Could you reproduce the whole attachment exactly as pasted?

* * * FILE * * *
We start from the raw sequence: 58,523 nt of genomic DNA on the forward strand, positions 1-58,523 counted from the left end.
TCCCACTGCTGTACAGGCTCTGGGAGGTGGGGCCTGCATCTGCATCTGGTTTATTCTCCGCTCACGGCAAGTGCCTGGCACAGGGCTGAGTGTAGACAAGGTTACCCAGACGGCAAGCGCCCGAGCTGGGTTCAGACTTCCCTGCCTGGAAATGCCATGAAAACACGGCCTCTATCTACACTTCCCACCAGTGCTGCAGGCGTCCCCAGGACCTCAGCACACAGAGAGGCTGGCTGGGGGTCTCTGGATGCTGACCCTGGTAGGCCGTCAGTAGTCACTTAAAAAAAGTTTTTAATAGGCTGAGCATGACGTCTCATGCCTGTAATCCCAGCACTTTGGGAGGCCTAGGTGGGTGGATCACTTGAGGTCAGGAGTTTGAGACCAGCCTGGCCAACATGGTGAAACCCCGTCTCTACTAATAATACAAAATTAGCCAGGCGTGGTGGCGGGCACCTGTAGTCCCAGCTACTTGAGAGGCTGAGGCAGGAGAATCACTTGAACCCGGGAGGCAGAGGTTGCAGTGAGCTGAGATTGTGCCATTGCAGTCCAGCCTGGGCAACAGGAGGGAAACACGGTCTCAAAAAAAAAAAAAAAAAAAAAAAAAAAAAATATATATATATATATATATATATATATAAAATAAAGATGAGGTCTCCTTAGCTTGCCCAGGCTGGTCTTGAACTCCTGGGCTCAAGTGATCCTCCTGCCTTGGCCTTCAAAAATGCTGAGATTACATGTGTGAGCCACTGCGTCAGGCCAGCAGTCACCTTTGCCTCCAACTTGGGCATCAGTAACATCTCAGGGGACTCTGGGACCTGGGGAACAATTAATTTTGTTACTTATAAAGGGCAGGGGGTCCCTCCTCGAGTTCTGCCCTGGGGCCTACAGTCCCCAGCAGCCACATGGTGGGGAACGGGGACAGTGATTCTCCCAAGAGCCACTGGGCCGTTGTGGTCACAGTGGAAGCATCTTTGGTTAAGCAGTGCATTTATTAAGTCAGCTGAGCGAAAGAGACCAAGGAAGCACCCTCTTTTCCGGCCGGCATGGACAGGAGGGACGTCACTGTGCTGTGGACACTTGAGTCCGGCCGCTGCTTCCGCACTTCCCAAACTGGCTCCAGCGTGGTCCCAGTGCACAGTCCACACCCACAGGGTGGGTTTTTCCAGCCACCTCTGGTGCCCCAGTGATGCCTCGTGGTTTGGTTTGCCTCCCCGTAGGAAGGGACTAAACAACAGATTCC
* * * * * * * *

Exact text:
We start from the raw sequence: 58,523 nt of genomic DNA on the forward strand, positions 1-58,523 counted from the left end.
TCCCACTGCTGTACAGGCTCTGGGAGGTGGGGCCTGCATCTGCATCTGGTTTATTCTCCGCTCACGGCAAGTGCCTGGCACAGGGCTGAGTGTAGACAAGGTTACCCAGACGGCAAGCGCCCGAGCTGGGTTCAGACTTCCCTGCCTGGAAATGCCATGAAAACACGGCCTCTATCTACACTTCCCACCAGTGCTGCAGGCGTCCCCAGGACCTCAGCACACAGAGAGGCTGGCTGGGGGTCTCTGGATGCTGACCCTGGTAGGCCGTCAGTAGTCACTTAAAAAAAGTTTTTAATAGGCTGAGCATGACGTCTCATGCCTGTAATCCCAGCACTTTGGGAGGCCTAGGTGGGTGGATCACTTGAGGTCAGGAGTTTGAGACCAGCCTGGCCAACATGGTGAAACCCCGTCTCTACTAATAATACAAAATTAGCCAGGCGTGGTGGCGGGCACCTGTAGTCCCAGCTACTTGAGAGGCTGAGGCAGGAGAATCACTTGAACCCGGGAGGCAGAGGTTGCAGTGAGCTGAGATTGTGCCATTGCAGTCCAGCCTGGGCAACAGGAGGGAAACACGGTCTCAAAAAAAAAAAAAAAAAAAAAAAAAAAAAATATATATATATATATATATATATATATAAAATAAAGATGAGGTCTCCTTAGCTTGCCCAGGCTGGTCTTGAACTCCTGGGCTCAAGTGATCCTCCTGCCTTGGCCTTCAAAAATGCTGAGATTACATGTGTGAGCCACTGCGTCAGGCCAGCAGTCACCTTTGCCTCCAACTTGGGCATCAGTAACATCTCAGGGGACTCTGGGACCTGGGGAACAATTAATTTTGTTACTTATAAAGGGCAGGGGGTCCCTCCTCGAGTTCTGCCCTGGGGCCTACAGTCCCCAGCAGCCACATGGTGGGGAACGGGGACAGTGATTCTCCCAAGAGCCACTGGGCCGTTGTGGTCACAGTGGAAGCATCTTTGGTTAAGCAGTGCATTTATTAAGTCAGCTGAGCGAAAGAGACCAAGGAAGCACCCTCTTTTCCGGCCGGCATGGACAGGAGGGACGTCACTGTGCTGTGGACACTTGAGTCCGGCCGCTGCTTCCGCACTTCCCAAACTGGCTCCAGCGTGGTCCCAGTGCACAGTCCACACCCACAGGGTGGGTTTTTCCAGCCACCTCTGGTGCCCCAGTGATGCCTCGTGGTTTGGTTTGCCTCCCCGTAGGAAGGGACTAAACAACAGATTCC